Nothing has ever been published about the prevalence or epidemiology of propofol abuse or propofol-related deaths. According to a review paper published in 2009, there had been 38 reported deaths, most of which were the result of accidental overdoses (Kirby et al., 2009). Prevalence of abuse is highest among medical professional and allied staff (e.g., nurses and radiologists) as they have the most ready access.
So this one is a big question mark. It looks like most of the users are medical professionals who have access to a legitimate stash of the drug. Clearly it can be fatal, but without knowing the number of total users there’s no way to quantify the risk. (We don’t know what denominator goes with those 38 deaths if we wanted a death rate per 100k users.)
Here’s a common theme in the book: blood concentrations rise after death. So even something that looks like a massive overdose may not be:
As a consequence, blood concentrations measured at autopsy will almost certainly be higher than plasma concentrations during life. Consequently, there is no concentration postmortem that will indicate the likely contribution to death without a thorough review of the circumstances and associated medical and pathologic information (Kranioti et al., 2007; Kirby et al., 2009).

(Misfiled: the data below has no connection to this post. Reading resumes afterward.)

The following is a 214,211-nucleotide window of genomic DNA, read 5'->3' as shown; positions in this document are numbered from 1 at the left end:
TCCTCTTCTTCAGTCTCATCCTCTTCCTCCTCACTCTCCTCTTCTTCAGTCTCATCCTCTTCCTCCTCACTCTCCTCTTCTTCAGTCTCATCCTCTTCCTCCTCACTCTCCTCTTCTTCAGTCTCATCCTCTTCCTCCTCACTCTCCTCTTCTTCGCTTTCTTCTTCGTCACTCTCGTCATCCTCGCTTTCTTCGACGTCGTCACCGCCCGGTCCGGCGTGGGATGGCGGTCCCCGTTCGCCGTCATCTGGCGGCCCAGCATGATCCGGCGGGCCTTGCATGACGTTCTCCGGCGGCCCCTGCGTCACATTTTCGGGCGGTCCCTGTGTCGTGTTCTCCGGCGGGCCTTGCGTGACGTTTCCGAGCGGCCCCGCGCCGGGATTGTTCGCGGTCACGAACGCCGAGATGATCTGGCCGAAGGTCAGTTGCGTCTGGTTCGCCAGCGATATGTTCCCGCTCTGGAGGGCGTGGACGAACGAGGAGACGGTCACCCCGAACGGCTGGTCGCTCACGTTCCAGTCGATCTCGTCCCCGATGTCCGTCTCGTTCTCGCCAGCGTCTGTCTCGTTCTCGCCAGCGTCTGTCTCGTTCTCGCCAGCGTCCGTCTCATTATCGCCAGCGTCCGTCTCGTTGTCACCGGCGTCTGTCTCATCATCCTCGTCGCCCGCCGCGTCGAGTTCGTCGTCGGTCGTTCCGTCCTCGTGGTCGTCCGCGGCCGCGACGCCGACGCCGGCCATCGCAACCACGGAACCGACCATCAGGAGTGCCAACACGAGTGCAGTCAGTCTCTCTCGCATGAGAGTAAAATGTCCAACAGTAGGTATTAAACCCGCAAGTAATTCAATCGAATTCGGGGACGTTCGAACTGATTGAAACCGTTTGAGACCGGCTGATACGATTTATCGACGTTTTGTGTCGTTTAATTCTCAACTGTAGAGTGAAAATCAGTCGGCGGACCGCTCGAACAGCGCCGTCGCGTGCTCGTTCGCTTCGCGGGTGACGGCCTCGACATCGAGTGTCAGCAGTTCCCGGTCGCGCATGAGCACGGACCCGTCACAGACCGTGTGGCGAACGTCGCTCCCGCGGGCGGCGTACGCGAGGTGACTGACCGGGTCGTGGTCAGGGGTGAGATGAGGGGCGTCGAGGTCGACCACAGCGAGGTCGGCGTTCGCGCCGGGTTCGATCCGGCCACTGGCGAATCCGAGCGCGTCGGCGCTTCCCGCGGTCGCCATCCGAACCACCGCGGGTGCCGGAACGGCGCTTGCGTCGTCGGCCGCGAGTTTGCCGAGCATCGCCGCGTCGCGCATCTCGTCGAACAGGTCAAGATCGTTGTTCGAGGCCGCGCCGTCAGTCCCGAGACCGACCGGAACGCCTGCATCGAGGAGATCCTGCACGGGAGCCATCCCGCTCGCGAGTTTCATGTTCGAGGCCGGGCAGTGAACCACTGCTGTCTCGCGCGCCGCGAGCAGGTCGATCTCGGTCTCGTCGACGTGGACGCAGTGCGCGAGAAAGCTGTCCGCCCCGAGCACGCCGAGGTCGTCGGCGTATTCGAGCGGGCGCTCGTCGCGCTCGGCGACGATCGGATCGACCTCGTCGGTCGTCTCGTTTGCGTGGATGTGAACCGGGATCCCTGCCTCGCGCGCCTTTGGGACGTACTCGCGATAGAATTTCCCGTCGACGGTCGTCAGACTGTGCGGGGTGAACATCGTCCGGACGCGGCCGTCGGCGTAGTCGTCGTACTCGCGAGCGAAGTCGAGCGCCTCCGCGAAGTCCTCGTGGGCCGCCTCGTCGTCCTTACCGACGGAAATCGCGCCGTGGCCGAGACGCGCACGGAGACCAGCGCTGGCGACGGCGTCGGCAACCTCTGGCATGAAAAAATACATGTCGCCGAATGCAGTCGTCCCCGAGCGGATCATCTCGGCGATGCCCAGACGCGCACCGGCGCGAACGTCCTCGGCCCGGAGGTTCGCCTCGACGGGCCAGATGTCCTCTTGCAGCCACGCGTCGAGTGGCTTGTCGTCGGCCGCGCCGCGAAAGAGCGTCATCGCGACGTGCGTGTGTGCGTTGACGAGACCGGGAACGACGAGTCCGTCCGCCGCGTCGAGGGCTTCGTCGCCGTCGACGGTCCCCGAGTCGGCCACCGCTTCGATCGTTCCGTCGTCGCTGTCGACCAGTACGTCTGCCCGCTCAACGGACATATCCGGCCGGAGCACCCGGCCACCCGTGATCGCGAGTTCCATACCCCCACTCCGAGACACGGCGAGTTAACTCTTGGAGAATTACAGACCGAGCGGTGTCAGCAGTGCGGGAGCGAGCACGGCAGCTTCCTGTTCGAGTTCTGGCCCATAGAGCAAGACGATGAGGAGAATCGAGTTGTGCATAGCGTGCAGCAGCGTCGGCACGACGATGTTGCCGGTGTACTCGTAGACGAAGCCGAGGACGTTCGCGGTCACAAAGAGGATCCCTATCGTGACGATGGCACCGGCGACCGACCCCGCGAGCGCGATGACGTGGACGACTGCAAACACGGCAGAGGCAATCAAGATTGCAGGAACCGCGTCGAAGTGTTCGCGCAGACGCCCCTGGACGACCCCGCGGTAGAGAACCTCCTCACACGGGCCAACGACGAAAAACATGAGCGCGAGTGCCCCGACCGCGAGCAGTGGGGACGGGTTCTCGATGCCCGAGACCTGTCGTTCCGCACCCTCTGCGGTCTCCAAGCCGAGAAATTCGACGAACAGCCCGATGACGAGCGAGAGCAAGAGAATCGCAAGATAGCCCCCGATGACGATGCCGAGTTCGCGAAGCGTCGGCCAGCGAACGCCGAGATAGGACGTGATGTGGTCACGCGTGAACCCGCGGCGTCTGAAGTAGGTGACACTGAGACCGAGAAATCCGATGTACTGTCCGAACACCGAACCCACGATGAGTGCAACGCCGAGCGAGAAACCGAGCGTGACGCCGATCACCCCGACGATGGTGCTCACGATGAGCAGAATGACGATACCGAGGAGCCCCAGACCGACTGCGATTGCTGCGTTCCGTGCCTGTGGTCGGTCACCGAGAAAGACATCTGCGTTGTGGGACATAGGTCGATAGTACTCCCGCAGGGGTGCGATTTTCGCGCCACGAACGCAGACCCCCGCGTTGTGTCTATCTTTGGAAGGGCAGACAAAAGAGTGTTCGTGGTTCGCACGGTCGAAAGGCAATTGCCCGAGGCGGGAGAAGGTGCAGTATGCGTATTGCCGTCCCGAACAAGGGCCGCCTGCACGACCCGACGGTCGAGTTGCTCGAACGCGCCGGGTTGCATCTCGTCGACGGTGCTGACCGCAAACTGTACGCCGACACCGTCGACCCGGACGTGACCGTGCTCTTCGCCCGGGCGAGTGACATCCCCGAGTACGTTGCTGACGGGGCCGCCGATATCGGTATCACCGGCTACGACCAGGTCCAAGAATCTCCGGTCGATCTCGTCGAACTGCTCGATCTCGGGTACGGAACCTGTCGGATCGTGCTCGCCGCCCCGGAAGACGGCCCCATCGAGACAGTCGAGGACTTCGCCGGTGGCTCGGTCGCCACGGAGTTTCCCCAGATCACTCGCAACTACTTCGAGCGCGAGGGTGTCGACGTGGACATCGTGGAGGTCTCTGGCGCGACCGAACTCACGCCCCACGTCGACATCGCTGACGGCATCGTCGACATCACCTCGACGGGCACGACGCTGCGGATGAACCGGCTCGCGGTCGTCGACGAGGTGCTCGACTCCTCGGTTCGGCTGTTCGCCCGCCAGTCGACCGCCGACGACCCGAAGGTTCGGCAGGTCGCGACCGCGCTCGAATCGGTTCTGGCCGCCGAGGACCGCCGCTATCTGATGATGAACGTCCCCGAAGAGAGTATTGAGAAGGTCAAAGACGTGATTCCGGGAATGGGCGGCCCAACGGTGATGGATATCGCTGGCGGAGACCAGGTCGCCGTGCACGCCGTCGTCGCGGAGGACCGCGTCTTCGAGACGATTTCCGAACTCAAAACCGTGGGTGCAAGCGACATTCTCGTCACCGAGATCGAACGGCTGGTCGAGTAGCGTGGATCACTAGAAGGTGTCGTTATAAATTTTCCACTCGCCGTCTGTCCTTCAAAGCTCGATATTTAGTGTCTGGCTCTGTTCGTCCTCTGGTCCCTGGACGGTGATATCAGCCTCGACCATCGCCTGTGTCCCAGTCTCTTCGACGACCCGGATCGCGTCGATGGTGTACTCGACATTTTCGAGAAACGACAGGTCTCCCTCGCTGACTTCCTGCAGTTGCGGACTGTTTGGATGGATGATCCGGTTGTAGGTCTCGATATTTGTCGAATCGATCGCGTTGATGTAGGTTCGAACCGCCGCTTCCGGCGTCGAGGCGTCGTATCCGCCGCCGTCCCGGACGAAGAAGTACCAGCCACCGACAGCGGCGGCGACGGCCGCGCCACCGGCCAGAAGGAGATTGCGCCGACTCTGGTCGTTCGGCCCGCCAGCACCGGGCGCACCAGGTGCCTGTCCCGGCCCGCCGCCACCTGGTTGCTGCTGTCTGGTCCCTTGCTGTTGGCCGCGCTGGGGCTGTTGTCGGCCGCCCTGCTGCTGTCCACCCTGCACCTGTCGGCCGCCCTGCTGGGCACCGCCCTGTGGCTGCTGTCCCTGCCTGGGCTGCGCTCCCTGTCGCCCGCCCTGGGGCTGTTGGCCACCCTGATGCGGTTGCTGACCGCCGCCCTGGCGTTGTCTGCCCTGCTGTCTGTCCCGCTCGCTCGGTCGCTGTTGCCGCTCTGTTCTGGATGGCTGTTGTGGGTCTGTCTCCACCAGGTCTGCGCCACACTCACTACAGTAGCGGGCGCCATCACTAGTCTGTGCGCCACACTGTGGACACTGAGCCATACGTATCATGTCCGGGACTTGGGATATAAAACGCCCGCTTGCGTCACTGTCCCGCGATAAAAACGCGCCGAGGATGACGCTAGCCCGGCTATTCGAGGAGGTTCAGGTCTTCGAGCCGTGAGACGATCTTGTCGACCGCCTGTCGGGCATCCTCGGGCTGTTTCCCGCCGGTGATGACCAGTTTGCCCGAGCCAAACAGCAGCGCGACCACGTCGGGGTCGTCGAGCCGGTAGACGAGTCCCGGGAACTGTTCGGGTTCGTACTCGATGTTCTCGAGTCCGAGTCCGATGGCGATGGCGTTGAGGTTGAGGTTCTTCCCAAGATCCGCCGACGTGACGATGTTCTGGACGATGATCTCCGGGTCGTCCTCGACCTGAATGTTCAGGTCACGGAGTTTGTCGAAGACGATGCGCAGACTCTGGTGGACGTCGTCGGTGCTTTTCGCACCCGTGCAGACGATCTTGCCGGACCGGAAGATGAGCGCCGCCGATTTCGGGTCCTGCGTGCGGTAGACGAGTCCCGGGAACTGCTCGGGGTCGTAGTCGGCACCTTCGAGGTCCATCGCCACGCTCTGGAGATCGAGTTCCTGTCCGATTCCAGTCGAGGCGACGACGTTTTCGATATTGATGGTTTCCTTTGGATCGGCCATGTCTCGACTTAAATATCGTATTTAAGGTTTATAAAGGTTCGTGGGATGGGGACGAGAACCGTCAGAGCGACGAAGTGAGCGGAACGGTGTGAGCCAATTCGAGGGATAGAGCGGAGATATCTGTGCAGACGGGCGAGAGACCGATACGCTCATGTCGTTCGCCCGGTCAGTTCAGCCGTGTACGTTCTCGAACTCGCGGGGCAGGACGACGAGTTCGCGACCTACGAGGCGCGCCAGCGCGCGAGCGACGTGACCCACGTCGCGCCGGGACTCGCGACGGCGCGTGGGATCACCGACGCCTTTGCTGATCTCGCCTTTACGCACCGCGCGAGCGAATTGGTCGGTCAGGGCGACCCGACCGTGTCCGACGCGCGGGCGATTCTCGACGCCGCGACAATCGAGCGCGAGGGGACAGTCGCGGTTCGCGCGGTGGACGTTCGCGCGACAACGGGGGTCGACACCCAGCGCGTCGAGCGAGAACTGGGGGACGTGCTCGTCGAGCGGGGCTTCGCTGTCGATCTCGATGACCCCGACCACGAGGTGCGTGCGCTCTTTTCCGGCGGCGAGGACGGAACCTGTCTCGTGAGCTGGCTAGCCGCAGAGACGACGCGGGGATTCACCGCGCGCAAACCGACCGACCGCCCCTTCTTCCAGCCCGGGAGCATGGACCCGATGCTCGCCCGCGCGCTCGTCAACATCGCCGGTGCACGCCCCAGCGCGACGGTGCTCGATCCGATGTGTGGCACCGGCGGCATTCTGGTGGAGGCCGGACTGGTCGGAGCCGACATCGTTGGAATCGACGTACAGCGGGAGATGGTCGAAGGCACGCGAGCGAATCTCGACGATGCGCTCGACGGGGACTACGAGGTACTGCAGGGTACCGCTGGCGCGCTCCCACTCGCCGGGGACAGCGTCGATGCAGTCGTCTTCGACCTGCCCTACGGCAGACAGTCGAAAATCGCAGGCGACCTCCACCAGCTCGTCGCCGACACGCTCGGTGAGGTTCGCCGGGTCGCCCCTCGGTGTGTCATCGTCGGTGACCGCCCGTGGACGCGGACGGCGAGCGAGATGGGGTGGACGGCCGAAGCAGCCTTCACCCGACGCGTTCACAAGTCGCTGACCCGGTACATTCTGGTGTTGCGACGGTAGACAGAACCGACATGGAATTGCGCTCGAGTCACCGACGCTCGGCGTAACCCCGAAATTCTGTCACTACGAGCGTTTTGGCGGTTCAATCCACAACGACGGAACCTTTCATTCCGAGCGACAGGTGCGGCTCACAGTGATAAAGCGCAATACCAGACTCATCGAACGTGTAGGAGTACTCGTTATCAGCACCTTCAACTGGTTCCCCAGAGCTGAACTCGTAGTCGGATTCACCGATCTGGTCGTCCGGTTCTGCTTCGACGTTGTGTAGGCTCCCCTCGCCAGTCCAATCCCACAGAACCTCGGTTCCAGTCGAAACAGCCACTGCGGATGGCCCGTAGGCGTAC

So some of these drugs are almost completely safe, and some of them less so. None of them appear to be quite as deadly as alcohol, tobacco, cocaine, heroin, or prescription drugs in terms of sheer numbers or even rates-per-user. They don’t seem to cause the decades-long addiction problems that these other drugs cause in their users. But they clearly aren’t very popular. Salvia is still legal in many places, but salvia use appears to be mostly a phenomenon of teenagers, perhaps acting on a dare. (Again, watch some of the youtube videos. It looks like they’re doing it for the novelty, but most aren’t really enjoying themselves.) DXM, being the active ingredient of cough syrup, is readily available, even to the kids of South Park. GHB is illegal, but given its good safety profile it should probably be de-scheduled by the DEA and outright legalized. It’s still somewhat popular as a party drug. If it’s keeping people away from heroin or cocaine, or even alcohol, that’s a good thing. Or maybe there’s a yet-undiscovered drug in this class that gives users a mellow high without any nasty side-effects. Perhaps Star Trek's "synthahol" is a yet to be discovered drug within this category. Our drug policy needs to take the approach of substituting safe recreational drugs for the dangerous ones, because the “ban everything/Just Say No” approach isn’t working. The desire to get high doesn’t magically change when you pass a law, but we can at least nudge people toward relatively safe substances. This class of drugs shows some promise in that vein.